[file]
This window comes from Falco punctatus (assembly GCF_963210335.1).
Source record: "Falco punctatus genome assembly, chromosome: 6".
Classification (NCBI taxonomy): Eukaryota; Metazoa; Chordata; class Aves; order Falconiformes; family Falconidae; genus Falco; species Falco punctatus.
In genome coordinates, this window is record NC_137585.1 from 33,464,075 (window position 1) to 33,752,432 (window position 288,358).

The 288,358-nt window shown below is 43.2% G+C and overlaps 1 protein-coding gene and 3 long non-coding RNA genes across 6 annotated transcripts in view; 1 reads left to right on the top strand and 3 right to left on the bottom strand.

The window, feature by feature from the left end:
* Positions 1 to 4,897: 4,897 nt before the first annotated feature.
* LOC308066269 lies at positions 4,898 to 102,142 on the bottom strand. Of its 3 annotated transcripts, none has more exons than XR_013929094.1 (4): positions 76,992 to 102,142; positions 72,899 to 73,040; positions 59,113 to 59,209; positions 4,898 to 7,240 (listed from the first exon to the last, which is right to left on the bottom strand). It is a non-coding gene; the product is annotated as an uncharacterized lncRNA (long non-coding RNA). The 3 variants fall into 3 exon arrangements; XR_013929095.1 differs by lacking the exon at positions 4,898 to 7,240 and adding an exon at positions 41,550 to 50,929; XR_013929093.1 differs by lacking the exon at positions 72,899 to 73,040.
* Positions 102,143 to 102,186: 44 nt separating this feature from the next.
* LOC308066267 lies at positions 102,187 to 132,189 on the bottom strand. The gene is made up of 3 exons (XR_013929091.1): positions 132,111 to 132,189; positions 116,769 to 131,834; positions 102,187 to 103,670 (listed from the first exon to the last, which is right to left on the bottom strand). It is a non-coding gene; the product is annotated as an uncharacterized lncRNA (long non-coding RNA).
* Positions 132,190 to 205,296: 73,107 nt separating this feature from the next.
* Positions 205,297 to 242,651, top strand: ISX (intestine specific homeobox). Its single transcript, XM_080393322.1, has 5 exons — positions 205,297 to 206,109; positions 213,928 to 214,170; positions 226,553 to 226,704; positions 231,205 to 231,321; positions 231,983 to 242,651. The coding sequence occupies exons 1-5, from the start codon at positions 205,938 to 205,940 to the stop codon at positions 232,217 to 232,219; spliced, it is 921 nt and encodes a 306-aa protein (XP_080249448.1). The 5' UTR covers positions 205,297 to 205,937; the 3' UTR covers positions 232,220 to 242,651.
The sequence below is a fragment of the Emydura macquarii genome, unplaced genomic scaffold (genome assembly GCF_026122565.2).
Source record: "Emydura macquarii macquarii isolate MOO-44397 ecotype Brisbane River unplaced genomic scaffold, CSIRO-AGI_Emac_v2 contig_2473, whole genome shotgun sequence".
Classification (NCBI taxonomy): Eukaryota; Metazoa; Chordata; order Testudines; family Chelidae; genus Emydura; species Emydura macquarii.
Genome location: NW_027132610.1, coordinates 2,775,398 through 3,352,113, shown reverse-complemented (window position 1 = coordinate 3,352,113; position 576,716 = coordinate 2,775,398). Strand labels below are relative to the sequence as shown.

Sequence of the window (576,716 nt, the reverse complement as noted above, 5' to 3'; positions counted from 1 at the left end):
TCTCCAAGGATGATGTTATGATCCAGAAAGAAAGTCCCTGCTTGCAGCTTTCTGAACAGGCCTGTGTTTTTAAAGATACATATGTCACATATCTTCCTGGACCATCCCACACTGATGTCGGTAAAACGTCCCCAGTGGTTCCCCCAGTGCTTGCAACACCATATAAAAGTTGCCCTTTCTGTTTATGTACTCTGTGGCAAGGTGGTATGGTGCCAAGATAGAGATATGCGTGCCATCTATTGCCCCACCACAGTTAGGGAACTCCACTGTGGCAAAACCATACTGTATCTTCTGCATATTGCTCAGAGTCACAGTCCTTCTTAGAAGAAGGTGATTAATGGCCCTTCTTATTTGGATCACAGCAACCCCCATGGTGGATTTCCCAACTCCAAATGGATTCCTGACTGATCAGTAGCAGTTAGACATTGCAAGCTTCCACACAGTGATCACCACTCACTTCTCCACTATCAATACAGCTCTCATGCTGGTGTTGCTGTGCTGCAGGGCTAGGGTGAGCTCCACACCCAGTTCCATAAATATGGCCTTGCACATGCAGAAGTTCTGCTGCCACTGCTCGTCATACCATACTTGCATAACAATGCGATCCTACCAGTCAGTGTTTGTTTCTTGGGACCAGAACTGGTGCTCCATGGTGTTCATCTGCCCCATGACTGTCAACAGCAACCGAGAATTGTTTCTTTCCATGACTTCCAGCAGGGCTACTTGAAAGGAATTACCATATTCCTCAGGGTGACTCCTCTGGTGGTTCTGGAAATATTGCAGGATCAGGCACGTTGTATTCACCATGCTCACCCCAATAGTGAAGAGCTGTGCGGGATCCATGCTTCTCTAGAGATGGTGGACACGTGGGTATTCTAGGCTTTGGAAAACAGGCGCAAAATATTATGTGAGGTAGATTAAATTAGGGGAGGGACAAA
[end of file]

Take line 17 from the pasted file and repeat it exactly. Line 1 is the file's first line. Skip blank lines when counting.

Sequence of the window (576,716 nt, the reverse complement as noted above, 5' to 3'; positions counted from 1 at the left end):